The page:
In the last cited case suit was instituted to obtain specific performance of a contract The plaintiff alleged that the defendant had agreed that for a commission of $50 he would purchase certain property in his own name for the plaintiff, but that after having purchased the property he refused to convey it to the plaintiff although the latter tendered to him the purchase price and the $50 commission. In a counterclaim the defendant claimed the plaintiff owed him certain amounts totaling $175 and offered to convey the property to him upon payment of that amount. After the jury had returned an advisory verdict in favor of the plaintiff, he moved for findings and judgment in his favor. To this motion the defendant objected on the ground that the parties had settled the controversy, the defendant having delivered a deed to the plaintiff upon the payment of $50 by him. The trial court adopting the position that the settlement between the parties had ousted it of jurisdiction to further proceed, refused to make findings or enter judgment *406 in favor of the plaintiff or to dismiss the defendant's counterclaim. Upon appeal by the plaintiff, the court held that
"while the [trial] court was right in refusing to make findings and judgment for the plaintiff upon its original cause of action, it was wrong in holding that there was no jurisdiction in the court to enter any judgment, and wrong in denying the motion to dismiss the counterclaim. Judgment should have been entered dismissing both the complaint and the counterclaim. There could be no costs properly granted to either party upon the dismissal, because both causes of action had been entirely extinguished by the settlement. Except in case of some express statutory provision, an extinguishment of the entire cause of action by settlement pending the action with no mention of costs extinguishes the right to costs." (Italics added.)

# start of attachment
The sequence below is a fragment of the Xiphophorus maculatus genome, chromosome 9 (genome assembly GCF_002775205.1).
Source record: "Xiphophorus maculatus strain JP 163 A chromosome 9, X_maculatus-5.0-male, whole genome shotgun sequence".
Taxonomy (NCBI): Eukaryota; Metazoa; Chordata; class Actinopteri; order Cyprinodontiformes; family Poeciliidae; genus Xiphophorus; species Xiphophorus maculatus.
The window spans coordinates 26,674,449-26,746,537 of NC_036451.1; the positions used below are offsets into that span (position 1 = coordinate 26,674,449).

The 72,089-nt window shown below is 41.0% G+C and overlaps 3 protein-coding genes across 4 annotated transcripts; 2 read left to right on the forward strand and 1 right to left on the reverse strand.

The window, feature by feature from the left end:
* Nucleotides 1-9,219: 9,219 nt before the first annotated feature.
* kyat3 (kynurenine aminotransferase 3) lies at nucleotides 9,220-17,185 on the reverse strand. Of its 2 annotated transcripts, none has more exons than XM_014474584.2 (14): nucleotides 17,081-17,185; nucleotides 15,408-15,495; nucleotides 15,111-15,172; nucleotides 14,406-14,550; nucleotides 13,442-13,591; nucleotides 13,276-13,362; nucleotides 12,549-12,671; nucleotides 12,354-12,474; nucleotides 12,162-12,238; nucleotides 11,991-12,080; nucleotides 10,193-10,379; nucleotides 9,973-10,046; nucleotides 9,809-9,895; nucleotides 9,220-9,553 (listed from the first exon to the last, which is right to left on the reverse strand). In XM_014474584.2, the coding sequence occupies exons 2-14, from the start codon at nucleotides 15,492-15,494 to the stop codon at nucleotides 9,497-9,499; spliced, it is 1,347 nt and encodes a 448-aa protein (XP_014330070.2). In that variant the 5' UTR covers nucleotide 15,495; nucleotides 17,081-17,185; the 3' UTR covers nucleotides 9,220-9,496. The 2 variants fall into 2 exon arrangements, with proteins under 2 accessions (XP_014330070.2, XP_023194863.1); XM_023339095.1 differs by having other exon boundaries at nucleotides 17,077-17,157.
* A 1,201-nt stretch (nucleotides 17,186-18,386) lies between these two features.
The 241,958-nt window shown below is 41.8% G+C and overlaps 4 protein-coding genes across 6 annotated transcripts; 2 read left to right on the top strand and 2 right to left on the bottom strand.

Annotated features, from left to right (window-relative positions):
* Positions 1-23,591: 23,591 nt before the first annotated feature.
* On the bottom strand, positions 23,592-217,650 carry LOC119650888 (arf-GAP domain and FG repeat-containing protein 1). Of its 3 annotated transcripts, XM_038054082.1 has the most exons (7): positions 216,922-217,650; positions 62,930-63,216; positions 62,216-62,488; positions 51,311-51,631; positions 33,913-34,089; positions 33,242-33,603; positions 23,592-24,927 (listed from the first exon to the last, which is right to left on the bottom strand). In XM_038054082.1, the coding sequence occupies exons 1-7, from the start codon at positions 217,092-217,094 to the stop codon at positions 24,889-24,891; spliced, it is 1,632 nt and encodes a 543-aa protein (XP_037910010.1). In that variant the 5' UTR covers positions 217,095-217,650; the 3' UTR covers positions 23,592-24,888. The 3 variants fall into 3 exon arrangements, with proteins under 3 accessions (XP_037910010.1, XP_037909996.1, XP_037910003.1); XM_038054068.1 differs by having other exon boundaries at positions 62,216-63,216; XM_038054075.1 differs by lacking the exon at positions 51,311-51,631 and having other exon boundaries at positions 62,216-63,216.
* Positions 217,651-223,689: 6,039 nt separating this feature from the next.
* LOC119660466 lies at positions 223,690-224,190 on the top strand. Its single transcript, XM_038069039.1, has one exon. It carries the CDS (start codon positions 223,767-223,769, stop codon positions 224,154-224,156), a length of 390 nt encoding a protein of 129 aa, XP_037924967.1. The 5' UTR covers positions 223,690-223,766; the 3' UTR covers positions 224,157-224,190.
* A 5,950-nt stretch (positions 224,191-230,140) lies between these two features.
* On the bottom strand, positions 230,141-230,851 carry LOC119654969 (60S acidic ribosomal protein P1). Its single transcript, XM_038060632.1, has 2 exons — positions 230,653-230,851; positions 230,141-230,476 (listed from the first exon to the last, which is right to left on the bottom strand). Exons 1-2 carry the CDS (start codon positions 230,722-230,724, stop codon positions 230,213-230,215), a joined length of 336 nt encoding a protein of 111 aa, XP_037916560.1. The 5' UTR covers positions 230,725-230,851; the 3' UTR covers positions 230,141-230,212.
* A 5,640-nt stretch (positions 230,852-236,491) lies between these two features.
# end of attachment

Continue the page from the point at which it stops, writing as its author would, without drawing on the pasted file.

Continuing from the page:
In Two Rivers Manufacturing Co. v. Beyer, supra, the Wisconsin court assigned as its reason for denying costs to either party after settlement that:
"The costs are merely incidental to an action, based on a sufficient cause of action, and are not part of it, but the creature of the statute, which can only follow a judgment or final determination of an action, in which the cause of action is merged. An action cannot be brought merely for the costs thereof, nor can an action be maintained, after the cause of action has been removed, merely for the costs thereof, for then they would be no longer incidental, but the principal of the suit." [74 Wis. 210, 42 N.W. 234.]
In a subsequent case, Squires v. Brown, 170 Wis. 165, 174 N.W. 548, it was reiterated that "costs are the creature of the statute and not a part of the cause of action."
This court has on several occasions made similar statements respecting costs. In Rickenberg v. Capitol Garage, 68 Utah 30, 249 P. 121, 124, 50 A.L.R. 1303, we said: